Astronomers Find Hidden Black Hole Only 1,000 Light-Years Away

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Astronomers have discovered a new hidden black hole in the HR 6819 system, and it's only 1,000 light-years from Earth.

The black hole, which is very small and inactive, was discovered by a team of astronomers using the MPG/ESO 2.2-meter telescope at ESO’s La Silla Observatory in Chile. This black hole is closer to Earth than any we’ve discovered so far, replacing the former leader, A 0620-00 (which is about 3,000 light-years away). HR 6819 is also the only system with a known black hole that’s visible from Earth. We’ve only discovered a handful of the estimated millions of black holes throughout the galaxy—this discovery suggests that many of them may simply be hiding.

HR 6819’s Black Hole

All the black holes discovered in our galaxy are incredibly active, meaning they directly and violently shape the environment around them. HR 6819’s black hole, however, does not interact with the nearby environment, making it entirely black. In fact, it’s one of the first stellar-mass black holes found that isn’t swallowing anything up into its maw. Its inactivity made it very hard to detect, and the team that found it were even directly looking for it.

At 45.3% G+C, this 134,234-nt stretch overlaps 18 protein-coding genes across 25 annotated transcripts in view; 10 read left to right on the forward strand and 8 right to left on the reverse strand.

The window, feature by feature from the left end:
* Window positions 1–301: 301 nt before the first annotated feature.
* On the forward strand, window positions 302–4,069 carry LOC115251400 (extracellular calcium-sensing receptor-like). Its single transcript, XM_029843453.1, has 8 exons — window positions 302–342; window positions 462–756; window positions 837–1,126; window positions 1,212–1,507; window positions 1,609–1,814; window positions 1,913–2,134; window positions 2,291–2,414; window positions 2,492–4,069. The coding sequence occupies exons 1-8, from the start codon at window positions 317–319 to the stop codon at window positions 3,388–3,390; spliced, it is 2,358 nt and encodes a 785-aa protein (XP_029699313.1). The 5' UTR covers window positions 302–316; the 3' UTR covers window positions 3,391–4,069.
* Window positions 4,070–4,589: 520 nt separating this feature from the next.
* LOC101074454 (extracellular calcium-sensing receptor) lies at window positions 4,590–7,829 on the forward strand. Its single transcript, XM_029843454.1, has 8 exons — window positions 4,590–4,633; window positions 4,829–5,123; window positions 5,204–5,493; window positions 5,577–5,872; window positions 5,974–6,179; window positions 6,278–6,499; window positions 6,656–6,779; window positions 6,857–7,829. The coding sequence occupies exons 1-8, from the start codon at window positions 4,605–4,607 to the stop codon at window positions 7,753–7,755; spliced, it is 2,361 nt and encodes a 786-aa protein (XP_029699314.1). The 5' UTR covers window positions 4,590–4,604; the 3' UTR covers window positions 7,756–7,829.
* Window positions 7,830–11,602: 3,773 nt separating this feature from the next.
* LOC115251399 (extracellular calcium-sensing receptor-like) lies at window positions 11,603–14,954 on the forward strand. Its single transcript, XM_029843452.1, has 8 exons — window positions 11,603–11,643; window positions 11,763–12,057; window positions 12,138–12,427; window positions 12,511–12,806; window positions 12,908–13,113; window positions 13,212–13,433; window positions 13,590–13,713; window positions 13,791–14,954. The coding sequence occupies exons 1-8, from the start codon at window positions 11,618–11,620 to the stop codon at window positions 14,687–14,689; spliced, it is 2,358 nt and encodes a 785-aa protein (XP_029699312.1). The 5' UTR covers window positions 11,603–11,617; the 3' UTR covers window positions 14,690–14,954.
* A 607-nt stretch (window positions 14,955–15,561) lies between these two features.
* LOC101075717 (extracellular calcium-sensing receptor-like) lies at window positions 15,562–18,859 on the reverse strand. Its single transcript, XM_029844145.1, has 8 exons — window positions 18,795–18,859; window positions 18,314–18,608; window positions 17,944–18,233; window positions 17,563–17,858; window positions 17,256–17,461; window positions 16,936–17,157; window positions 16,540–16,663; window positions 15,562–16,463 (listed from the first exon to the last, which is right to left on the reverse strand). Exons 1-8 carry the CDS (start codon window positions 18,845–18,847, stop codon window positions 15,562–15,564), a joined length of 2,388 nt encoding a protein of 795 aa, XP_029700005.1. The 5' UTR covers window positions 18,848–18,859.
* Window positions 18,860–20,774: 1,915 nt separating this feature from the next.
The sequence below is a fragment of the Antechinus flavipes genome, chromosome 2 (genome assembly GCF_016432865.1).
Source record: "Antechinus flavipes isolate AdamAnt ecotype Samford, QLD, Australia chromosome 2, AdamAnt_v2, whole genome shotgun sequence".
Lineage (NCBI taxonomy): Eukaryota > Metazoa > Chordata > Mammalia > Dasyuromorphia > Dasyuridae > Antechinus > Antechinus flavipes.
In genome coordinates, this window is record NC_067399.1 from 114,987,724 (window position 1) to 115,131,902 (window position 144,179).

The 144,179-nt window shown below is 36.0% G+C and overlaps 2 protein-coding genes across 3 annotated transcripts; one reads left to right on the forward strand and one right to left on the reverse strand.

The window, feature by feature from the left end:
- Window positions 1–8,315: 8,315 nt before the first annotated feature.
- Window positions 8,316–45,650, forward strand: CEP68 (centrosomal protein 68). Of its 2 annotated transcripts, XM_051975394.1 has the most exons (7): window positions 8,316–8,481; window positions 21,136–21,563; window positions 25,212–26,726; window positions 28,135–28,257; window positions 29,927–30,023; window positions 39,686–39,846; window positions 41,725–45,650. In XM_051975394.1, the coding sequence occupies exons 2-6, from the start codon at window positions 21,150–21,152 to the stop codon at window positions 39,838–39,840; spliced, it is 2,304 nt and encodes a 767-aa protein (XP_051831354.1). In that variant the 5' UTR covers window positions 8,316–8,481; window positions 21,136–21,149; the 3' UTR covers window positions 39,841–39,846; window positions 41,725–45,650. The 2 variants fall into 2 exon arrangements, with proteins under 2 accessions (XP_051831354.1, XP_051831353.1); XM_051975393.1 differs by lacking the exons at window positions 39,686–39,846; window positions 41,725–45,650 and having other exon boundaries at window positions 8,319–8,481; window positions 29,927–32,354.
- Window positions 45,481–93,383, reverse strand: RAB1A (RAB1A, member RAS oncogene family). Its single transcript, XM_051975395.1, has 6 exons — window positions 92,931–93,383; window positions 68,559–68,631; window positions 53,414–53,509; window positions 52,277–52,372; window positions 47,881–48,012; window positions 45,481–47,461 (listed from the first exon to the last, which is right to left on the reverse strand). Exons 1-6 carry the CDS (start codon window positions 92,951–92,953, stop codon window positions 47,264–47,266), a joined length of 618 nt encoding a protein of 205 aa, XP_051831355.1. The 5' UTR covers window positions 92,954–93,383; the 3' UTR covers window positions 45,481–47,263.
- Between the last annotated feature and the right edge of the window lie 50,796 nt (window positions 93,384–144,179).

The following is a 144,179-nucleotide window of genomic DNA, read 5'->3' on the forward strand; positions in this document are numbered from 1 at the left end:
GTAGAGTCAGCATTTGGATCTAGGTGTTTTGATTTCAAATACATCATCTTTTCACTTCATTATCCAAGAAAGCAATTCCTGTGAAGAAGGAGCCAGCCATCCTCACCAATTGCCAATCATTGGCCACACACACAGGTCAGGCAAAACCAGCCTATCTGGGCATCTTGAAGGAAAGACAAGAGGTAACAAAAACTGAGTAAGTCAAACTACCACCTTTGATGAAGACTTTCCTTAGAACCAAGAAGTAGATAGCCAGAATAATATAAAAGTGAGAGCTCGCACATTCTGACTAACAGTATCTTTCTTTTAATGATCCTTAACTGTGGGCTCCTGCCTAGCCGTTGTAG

The team that found the black hole, led by ESO scientists Thomas Rivinius, was originally conducting a study on double-star systems. As they analyzed observations of HR 6819, using the FEROS spectrograph on the MPG/ESO 2.2-meter telescope, they found that one of the stars orbited a hidden object every 40 days. By studying the orbit of this star, they were able to find the object's mass and conclude that the hidden object had to be a black hole. “An invisible object with a mass at least 4 times that of the Sun can only be a black hole,” said Rivinius.


View of the region where HR 6819 is located (the Telescopium constellation). While the black hole is hidden, HR 6819’s two stars are visible with the naked eye. Credit: ESO/Digitized Sky Survey 2

World of Possibilities

HR 6819’s hidden black hole opens a world of possibilities for further research, especially since scientists believe the Milky Way is home to quite a few collapsed stars. “There must be hundreds of millions of black holes out there, but we know about only very few. Knowing what to look for should put us in a better position to find them,” said Rivinius in ESO’s Science Release.

A co-author of the study, Marianne Heida, suggests their research may already provide answers to questions about other “triple systems,” particularly LB-1. "LB-1 is a bit further away from Earth but still pretty close in astronomical terms, so that means that probably many more of these systems exist. By finding and studying them, we can learn a lot about the formation and evolution of those rare stars that begin their lives with more than about 8 times the mass of the Sun and end them in a supernova explosion that leaves behind a black hole."

Their paper was published in Astronomy & Astrophysics.

Submitted by James Heidlebaugh on Fri, 05/15/2020 - 10:07